By Ian Tyrrell
In these days of the 24-hour news cycle, one can never know in advance, but Donald J. Trump seems likely to be the Republican Party candidate for president of the United States in 2024.
With Trump facing four indictments in American courts, the outcome is uncertain. Would the American people vote for an indicted person, or even for a felon? They might, and to understand the persistence of Trump’s loyal following, we need to get behind the headlines and assess the roots of Trump’s power.
Thankfully, The Undertow is not another book on America’s most accomplished attention-seeker. Nor is its author, Jeff Sharlet, focused only on the ominous events of January 6, 2021, at the US Capitol.
Instead, The Undertow tells how the cultural divisions in American society could allow such a thing as the storming of the Capitol by Trump supporters to happen. (And how, despite everything that’s happened since, he remains the Republican frontrunner for the 2024 presidential race.) Sharlet believes that event is part of a “slow civil war” that threatens the future of the American republic.
Review: The Undertow: Scenes from a Slow Civil War, by Jeff Sharlet (W.W. Norton)
Sharlet begins with a moving portrayal of singer and actor Harry Belafonte, best known for Day-O (The Banana Boat Song), “a protest song”. He was also a civil rights activist: one of the biggest donors to the cause and a close friend of Martin Luther King. Actor Sidney Poitier described their bond as “almost mystical”.
Sharlet documents Belafonte’s lifelong struggle against racism, through a series of conversations. Belafonte’s inclusion proved timely: he died just a month after The Undertow was published.
Sharlet uses Belafonte to argue racism is at the heart of the American political and social malady. Belafonte, a mainstream performer with cross-race appeal who still suffered intense discrimination, is Sharlet’s bearer of the bad news that racism resides in the core of American identity. Behind the mask of the mainstream entertainer, there was pain – and a struggle for equality, never forgotten and never achieved.
Sharlet captures Belafonte’s late-life reflection:
it’s been more than four decades now, and the movement he helped make he believes has been stolen, turned into an uplifting story, a Hollywood fable with a happy ending that isn’t yet real.
Trump embodies the racial underpinning’s of Bellefonte’s lament, the persistent undertow of Whiteness manifest in the phenomenon that is Trumpism. Trump stands for capital “W” Whiteness, Sharlet writes, but Whiteness as a concept must be unpacked. To write this book, Sharlet must enter what he calls “the Trumpocene”: the mental world of cause and effect that Trump’s acolytes operate in.
In practice, Sharlet vacillates over whether Whiteness is truly the determining factor among Trump followers: religion and masculine power also get substantial attention. At various points, he also speculates about whether the subterranean unrest he uncovers reflects military trauma, the effects of “forever wars” in Iraq and Afghanistan, and the global financial crisis and its impact on the middle class. But he does not go far enough on these latter points.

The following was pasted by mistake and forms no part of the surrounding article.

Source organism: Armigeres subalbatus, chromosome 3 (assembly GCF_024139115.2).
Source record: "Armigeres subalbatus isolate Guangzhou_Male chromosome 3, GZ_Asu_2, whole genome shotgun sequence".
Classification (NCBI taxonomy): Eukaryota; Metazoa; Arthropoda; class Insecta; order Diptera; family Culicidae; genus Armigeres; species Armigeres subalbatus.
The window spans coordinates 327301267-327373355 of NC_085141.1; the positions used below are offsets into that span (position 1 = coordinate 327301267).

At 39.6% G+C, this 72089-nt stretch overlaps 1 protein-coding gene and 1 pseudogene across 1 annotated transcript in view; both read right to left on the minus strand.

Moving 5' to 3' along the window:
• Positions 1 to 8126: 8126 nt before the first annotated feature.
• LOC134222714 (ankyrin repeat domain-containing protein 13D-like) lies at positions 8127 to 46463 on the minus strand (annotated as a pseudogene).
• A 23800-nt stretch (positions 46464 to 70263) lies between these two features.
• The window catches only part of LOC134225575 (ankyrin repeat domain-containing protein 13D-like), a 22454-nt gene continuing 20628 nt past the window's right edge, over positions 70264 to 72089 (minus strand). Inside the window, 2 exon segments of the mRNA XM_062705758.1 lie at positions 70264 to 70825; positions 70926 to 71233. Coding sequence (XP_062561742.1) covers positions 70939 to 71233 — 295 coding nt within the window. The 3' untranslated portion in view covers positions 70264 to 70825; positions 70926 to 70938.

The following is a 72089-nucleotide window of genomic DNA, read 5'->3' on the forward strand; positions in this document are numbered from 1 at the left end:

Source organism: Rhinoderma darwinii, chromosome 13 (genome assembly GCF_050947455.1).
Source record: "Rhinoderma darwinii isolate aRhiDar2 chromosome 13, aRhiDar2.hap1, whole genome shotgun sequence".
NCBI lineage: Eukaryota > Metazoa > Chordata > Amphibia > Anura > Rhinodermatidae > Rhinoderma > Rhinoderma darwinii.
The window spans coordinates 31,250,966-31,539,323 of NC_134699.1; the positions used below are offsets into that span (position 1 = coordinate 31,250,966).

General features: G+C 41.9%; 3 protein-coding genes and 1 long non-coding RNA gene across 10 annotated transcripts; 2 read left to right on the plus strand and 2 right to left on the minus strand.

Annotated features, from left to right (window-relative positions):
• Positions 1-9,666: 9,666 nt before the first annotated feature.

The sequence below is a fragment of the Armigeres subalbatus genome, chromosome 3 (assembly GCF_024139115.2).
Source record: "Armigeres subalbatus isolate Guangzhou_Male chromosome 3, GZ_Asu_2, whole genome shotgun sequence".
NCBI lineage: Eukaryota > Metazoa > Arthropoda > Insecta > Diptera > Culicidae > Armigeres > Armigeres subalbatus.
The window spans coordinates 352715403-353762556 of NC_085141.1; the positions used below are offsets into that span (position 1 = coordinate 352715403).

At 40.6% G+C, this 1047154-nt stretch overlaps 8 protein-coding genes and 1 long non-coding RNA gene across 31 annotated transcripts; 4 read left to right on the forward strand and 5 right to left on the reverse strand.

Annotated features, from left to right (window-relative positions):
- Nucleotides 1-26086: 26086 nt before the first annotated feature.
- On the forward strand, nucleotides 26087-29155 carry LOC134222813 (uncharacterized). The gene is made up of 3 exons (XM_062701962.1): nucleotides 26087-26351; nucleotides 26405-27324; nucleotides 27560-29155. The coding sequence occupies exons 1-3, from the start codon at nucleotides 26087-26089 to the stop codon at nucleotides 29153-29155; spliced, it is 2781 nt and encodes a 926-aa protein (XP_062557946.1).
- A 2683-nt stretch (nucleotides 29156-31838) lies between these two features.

‘The American religion of winning’
While race may be at the heart of a contested American identity, Sharlet believes evangelical religion is propelling the narrative of discontent and rebellion.
Or rather, a distorted branch within evangelical religion: the prosperity gospel, which teaches that faith and positive thinking attract health, wealth and happiness. Sharlet covers this aspect of his grand narrative with amusing anecdotes and withering analysis.
For prosperity gospellers such as Pastor Rich Wilkerson Jr of Vous (short for Rendevous) megachurch, doctrine means nothing and religious discourse becomes virtually indistinguishable from show business, celebrity culture and commerce.
In fact, Sharlet writes, the church itself was born from a reality television show, Rich in Faith, starring Pastor Rich – who “loves talking about Leo [DiCaprio], because he looks like Leo”. Vous was financed by Wilkerson’s father, pastor of Trinity Church, one of the largest megachurches in suburban Miami (where Wilkerson Jr worked until he launched Vous).
Wilkerson is portrayed as a very “cool” Christian, with a talent for grabbing headlines and fraternising with celebrity friends. He famously officiated at Kim Kardashian’s 2014 wedding to rapper Kanye West.
Sharlet sat in on a session of Wilkerson’s regular Saturday meeting with his inner circle, “the Vous Crew”, to plan the coming week.
It’s part logistics meeting, part Bible study. But the Bible is hard, its stories old, so this week they were starting what would be an immersion into one of Rich’s favourites, the bestselling Seven Habits of Highly Successful People.
For Vous and like-minded megachurches, success is both evidence of being saved and the reason for it. With the Vous Crew, Wilkerson recites a favourite psalm from memory:
“I love this line,” he said, shaking his head and grinning: “‘Whatever he does’” – a righteous man, that is – “‘prospers’. Prosperity follows him.”
The American prosperity gospel is a materialist practice full of (sometimes unaware) poseurs, a bit like Trump himself. It is not a matter of faith or morality.
Here, Sharlet is on strong ground. Trump’s self-portrayal is one of “amazing” successes and “tremendous” achievements. His braggadocio at rallies appeals to his acolytes because it operates within “the American religion of winning”.
I would add that the prosperity gospel also washed over President Ronald Reagan, under the spell of Reverend Norman Vincent Peale and his bestselling The Power of Positive Thinking.
Reagan gave the self-critical, 17th-century Puritan concept of a “City on a Hill” a self-satisfying gloss. Meant as an exhortation for a Christian community in 17th century Massachusetts to be true to its spiritual purpose, Reagan applied it to America’s material and moral place on the world stage, labelling the nation he led “the shining city”, in which the nation’s exceptionalism was inherent and self-evident rather than provisional.
Evangelical religion and QAnon
The explanation of Trump’s appeal must also reckon with the role of conspiracy theories. Historically speaking, evangelicalism has had a part to play here in the interpretation of Biblical prophecy concerning the End Times, or Second Coming of Christ.
Prophetic Christianity interprets historical events as signifiers of trans-historical narratives. The surface meaning of events obscures their deeper symbolic meaning, which can be inferred only by believers. As the apostle Paul wrote: “We walk by faith, not by sight” (KJV, 2 Corinthians 5:7).
This formulation opens religious prophecy to manipulation by secular forces. Through QAnon, the pro-Trump conspiracy theory provides secular breadcrumbs for those seeking answers for the strange condition of the modern American nation-state.